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What Does China’s Belt and Road Initiative Mean for US Grand Strategy?

By Thomas Cavanna

The United States’ response to a rising China has largely focused on bolstering military capabilities, doctrines, and partnerships in the Asia-Pacific (or, more recently, the Indo-Pacific). This approach misconstrues the problem: it overstates the security threat and understates (or ignores) the economic challenge. To maintain its dominant position globally in the long-term, the United States must reckon with the ambitious geoeconomic endeavor Beijing has launched to project strategic influence across the Eurasian continent, which hosts most of the world’s economic centers and natural resources.

The nascent Belt and Road Initiative (BRI) illustrates the transformative geopolitical implications of China’s rise. Despite its changing contours and the fact that it partly recycles preexisting plans, this series of major infrastructure and development projects designed to connect Eurasian regions together is a coherent enterprise of unprecedented scale: $4 trillion of promised investments in 65 countries representing 70 percent of the world’s population, 55 percent of its GNP, and 75 percent of its energy reserves. The BRI aims to stabilize China’s western peripheries, rekindle its economy, propel non-Western international economic institutions, gain influence in other countries, and diversify trade suppliers/routes while circumventing the U.S. pivot to Asia.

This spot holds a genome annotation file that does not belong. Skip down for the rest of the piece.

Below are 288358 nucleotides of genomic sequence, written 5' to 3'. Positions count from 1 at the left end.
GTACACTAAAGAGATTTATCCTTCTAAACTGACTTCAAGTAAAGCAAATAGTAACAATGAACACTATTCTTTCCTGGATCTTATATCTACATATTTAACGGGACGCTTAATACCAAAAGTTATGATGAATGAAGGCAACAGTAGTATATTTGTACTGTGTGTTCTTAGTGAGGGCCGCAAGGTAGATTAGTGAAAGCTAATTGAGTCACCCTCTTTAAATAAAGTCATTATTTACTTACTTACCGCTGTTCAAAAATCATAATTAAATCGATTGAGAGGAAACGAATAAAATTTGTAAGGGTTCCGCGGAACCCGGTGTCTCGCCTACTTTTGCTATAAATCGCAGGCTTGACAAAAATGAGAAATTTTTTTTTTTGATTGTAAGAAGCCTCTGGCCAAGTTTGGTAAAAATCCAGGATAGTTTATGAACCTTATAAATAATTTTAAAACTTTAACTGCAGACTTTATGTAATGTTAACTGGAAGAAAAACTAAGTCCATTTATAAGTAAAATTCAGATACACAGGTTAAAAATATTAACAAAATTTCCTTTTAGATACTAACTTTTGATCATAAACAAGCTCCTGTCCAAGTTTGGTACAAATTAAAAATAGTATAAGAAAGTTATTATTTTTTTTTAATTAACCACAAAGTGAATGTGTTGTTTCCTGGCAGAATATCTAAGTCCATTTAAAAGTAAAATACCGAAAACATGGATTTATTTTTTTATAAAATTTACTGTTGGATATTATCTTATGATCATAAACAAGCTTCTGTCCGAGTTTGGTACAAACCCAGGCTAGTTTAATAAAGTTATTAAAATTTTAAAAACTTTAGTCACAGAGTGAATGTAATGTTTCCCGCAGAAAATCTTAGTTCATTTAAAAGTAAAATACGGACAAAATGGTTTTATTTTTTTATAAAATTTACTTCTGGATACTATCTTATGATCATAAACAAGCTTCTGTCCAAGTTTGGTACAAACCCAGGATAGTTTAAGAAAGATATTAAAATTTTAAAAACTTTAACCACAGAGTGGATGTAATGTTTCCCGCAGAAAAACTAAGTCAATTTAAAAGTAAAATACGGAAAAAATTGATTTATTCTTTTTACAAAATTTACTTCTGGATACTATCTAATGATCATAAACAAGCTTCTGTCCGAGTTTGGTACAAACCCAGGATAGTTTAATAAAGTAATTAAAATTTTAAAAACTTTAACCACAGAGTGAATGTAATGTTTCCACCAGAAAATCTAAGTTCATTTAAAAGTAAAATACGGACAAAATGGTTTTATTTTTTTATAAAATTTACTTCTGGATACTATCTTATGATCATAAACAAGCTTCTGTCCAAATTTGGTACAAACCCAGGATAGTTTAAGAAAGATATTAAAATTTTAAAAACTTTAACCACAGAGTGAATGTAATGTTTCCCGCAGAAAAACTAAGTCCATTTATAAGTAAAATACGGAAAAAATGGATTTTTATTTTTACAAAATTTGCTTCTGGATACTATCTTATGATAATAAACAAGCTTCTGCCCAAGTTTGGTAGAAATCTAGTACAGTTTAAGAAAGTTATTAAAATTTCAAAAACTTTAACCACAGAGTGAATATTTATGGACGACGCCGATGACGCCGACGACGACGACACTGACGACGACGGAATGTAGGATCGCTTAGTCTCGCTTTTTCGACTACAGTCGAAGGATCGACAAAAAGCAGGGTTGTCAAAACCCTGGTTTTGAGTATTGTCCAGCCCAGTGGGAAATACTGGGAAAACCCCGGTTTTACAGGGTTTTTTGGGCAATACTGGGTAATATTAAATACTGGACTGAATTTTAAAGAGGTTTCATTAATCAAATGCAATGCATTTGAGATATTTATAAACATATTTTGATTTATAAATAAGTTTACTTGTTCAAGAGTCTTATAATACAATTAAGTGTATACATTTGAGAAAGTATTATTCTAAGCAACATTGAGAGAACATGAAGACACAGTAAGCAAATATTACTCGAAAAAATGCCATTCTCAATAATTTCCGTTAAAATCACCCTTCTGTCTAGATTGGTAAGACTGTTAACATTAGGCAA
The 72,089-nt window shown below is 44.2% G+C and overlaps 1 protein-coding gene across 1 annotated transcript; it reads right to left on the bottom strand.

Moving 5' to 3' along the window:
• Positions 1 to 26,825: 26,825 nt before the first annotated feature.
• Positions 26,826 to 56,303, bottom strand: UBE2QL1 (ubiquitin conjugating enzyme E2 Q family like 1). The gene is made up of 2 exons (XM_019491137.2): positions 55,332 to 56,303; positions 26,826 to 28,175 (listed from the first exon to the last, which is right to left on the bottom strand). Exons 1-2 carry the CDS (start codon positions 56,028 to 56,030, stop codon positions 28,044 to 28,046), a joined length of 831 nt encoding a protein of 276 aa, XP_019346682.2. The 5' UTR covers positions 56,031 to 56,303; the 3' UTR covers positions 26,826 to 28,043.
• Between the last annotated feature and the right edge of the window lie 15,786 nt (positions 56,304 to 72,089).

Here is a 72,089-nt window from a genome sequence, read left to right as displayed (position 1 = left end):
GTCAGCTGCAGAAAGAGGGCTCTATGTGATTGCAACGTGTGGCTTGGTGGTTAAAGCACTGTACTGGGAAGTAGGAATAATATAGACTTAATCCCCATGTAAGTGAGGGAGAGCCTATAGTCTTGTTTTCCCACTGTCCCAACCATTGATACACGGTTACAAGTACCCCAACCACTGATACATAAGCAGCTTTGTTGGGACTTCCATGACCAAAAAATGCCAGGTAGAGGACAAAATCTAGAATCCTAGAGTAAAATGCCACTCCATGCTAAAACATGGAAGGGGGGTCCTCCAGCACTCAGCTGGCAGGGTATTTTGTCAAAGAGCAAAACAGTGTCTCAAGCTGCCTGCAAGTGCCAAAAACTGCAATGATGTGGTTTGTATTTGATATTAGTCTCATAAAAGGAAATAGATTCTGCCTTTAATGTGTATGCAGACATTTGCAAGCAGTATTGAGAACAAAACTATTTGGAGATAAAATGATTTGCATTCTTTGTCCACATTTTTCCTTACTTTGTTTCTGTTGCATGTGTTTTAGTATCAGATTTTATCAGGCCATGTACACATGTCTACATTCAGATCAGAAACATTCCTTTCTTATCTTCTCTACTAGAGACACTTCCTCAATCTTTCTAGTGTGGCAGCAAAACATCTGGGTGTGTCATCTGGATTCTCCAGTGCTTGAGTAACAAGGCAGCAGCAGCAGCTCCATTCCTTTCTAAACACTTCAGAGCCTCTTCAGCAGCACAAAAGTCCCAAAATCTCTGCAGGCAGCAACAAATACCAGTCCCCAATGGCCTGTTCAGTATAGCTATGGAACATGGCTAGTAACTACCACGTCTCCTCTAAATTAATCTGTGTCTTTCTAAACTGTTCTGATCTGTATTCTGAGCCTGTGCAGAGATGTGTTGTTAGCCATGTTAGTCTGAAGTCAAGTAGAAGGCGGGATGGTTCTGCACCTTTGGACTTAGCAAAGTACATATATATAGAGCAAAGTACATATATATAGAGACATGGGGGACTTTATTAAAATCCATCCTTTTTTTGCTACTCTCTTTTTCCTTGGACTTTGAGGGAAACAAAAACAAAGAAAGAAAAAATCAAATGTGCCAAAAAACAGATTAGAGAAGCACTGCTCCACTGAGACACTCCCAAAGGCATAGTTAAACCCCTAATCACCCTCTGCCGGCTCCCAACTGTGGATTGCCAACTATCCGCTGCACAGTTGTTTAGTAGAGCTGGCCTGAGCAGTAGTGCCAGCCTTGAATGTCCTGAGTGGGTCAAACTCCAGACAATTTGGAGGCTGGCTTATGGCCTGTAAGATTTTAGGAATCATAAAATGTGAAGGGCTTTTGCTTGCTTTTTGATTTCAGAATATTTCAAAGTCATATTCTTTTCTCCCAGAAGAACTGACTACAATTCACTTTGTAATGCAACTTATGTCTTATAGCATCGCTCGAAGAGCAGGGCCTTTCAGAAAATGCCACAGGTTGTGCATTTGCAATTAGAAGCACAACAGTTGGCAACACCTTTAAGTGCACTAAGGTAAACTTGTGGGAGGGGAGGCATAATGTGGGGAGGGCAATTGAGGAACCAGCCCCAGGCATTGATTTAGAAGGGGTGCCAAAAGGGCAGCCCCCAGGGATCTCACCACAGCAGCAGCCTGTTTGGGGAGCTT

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How a Clear Exit Strategy Can Optimize America’s Interests in Afghanistan

By Thomas Cavanna

President Trump’s August 2017 decision to increase U.S. military footprint in Afghanistan alleviated the prospect of an immediate meltdown of Kabul’s government and security forces. However, it risks luring Washington again into its recurrent temptation to apprehend this campaign as a mere question of capabilities and dedication, thereby perpetuating the appeal of military occupation and eluding much deeper problems. For this decision to yield strategic results, the U.S. must clearly signal it does not envision any permanent military presence in Afghanistan, initiate direct negotiations with the Taliban, and capitalize on its regional competitors’ interest in countering radical Islamism.

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Engaging Practitioners: former U.S. Under Secretary of State for Civilian Security, Democracy and Human Rights, Sarah Sewall

On May 2, 2018, Dr. Sarah Sewall, former U.S. Under Secretary of State for Civilian Security, Democracy and Human Rights, was hosted by the Center for Strategic Studies (CSS) as the last speaker in the Engaging Practitioners series this academic year. She spoke candidly with CSS fellows, Fletcher MALD students, and Tufts undergraduates about her career, successes and failures, and difficult choices she has made over the years. Sewall described a career without a predefined trajectory but instead guided by practical factors, including good luck and serendipity, and unexpected opportunities. Balancing career and family life is a particular challenge, she said, especially for women in the field.

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Thomas P. Cavanna’s Research and Policy Seminar Presentation

Thomas P. Cavanna, the Center for Strategic Studies’ visiting assistant professor at The Fletcher School of Law and Diplomacy, presented a new paper on China’s Belt and Road Initiative (BRI) at a March 26 session of the Research and Policy Seminar series. Cavanna, in his seminar talk, argued for adopting a geopolitical and geoeconomic lens for analyzing the BRI, which reveals a long-term challenge to U.S. hegemony in all regions along the Eurasian rimland.